All you have to do is deposit your money, the robo advisor will automatically pick what to buy, maintain your desired portfolio mix, and reinvest your dividends
Limited flexibility - what they pick for you is what you get
You hire a financial advisor to help you build and maintain a portfolio of index ETFs
This is like replacing a robo-advisor with a real-live human being
Generally speaking, if you are just getting started and are looking for a super-easy hands-off approach, opt for the Robo Advisor*. These services replicate many aspects of the experience of working with a financial advisor for a fraction of the cost.
If you are prepared to do a teensy bit more research and have more flexibility in what you’d like to invest in, opt for index investing yourself or all-in-one ETFs.
For the rest of this article, we’re going to focus on ETFs, All-In-One ETFs, and Robo Advisors.
3 - Understand What Platform to Use
Once you’ve picked an investing approach (e.g. ETFs, All-In-One ETFs, Robo Advisor), you need to pick what platform to use to actually invest through that method!
For ETFs and All-In-One ETFs
You can purchase ETFs and All-In-One ETFs through a brokerage account. Brokerages allow you to buy and sell assets such as stocks, bonds and ETFs on your own, typically at a very low cost.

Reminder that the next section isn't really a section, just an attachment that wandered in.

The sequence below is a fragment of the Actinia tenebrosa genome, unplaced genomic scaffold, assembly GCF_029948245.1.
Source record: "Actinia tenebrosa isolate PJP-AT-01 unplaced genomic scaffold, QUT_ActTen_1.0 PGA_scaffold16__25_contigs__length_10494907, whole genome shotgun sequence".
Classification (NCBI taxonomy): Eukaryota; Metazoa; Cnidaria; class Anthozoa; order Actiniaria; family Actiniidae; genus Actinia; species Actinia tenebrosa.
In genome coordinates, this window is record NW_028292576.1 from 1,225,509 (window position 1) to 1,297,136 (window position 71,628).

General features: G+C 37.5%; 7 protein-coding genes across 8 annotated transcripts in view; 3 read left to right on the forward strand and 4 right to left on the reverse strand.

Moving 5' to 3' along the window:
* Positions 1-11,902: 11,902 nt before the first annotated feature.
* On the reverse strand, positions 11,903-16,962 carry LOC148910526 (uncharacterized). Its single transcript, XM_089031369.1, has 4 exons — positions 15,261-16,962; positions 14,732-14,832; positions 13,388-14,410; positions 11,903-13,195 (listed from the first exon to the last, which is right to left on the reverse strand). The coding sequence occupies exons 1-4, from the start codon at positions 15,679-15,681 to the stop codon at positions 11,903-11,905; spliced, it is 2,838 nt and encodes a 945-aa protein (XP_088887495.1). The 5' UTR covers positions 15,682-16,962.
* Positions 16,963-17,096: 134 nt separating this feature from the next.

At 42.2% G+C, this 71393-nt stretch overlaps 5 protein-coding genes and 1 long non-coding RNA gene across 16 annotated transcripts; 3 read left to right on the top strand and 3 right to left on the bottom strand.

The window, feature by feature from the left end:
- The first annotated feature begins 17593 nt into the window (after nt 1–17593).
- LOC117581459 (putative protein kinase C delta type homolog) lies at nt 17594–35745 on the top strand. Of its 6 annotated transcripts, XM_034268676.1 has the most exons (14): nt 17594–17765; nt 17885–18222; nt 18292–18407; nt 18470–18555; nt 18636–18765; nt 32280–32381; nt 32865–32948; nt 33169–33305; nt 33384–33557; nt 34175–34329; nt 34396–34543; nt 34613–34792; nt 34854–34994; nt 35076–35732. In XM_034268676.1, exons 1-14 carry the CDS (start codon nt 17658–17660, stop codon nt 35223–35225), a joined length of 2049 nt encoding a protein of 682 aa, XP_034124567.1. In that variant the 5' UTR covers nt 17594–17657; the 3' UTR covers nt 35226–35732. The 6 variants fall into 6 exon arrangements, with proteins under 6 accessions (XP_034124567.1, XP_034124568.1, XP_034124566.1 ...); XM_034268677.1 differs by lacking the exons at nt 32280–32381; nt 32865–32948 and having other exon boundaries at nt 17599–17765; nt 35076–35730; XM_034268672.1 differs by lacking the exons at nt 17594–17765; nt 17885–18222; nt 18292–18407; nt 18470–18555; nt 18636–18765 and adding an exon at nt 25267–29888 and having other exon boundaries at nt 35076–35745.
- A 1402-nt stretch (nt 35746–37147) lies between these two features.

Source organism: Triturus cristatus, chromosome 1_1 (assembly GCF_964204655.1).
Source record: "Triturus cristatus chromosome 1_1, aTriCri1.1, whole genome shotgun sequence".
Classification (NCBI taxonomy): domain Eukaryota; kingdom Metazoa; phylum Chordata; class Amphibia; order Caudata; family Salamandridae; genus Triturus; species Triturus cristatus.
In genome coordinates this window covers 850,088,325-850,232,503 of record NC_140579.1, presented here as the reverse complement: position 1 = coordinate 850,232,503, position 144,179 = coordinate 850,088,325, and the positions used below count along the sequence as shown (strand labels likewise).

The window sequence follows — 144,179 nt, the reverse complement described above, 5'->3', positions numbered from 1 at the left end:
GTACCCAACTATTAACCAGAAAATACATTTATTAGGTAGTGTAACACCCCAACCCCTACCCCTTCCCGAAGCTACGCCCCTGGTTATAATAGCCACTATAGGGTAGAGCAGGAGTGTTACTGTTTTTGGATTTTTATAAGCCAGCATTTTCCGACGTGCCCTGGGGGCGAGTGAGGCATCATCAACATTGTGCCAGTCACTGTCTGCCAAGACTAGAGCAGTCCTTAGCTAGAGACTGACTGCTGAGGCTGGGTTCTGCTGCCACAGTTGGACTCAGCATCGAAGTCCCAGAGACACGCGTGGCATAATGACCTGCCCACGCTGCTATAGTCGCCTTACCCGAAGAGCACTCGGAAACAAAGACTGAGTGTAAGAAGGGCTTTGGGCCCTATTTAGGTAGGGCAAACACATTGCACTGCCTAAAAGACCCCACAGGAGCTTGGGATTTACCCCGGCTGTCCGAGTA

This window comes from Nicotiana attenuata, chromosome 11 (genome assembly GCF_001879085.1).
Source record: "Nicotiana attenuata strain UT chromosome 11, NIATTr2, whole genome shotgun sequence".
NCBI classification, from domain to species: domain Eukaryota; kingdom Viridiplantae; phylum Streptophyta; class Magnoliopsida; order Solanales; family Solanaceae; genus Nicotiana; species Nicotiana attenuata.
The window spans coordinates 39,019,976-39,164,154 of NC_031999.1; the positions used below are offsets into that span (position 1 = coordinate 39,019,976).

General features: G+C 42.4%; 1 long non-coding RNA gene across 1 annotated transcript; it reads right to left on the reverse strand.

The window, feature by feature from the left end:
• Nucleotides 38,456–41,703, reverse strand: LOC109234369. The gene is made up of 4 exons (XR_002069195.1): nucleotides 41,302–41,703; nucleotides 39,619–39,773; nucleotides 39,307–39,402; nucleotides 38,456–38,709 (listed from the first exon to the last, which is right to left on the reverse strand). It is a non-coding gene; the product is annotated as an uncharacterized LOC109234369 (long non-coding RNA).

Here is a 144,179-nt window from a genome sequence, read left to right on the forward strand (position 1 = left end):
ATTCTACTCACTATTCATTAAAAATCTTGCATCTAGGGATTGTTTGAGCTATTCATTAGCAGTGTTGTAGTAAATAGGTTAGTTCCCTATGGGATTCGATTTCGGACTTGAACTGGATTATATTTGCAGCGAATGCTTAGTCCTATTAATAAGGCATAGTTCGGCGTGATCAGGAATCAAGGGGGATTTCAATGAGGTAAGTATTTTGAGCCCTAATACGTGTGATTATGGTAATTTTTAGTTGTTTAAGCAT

MoneySense.ca has a great comparison of online brokers in Canada. You can access it here: https://www.moneysense.ca/save/investing/best-online-brokers-in-canada/
For Robo Advisor
There are many robo-advisors available to Canadians. MoneySense.ca has a great comparison of existing robo-advisors, you can access it here: https://www.moneysense.ca/save/investing/best-robo-advisors-in-canada/
4 – Understand what Account to Open
No matter whether you use an online brokerage or robo-advisor, when you go to open an account you will have to select an account type. The two most common are Registered Retirement Savings Plans (RRSP) and Tax Free Savings Accounts (TFSAs).
Are made with pre-tax dollars, so you get a tax refund on your contributions
Are made with after-tax dollars, do you don’t get a tax refund on your contributions
In-Year Contribution Limits
18% of your taxable income in 2020, or $27,230, whichever is less
$6,000 for 2020
If you have never contributed before, and you turned 18 in 2009 or later, you can contribute up to $69,500
Tax on Growth
Your money grows tax-free, so you don’t pay taxes on the returns you earn
Your money grows tax-free, so you don’t pay taxes on the returns you earn
Tax on Withdrawals
Anything you withdraw from your RRSP is taxed like income, unless you are withdrawing from specialized government programs like the Home Buyers Plan or Education Savings Plan
You do not pay taxes on withdrawals
What Happens to Contribution Room After Withdrawal
You lose it. So, if you withdraw $10,000 in one calendar year, you do not get that room back. Ever.
It replenishes the next calendar year. So, if you withdraw $10,000 in one calendar year, you can put the $10,000 back starting the next calendar year. You get the room back.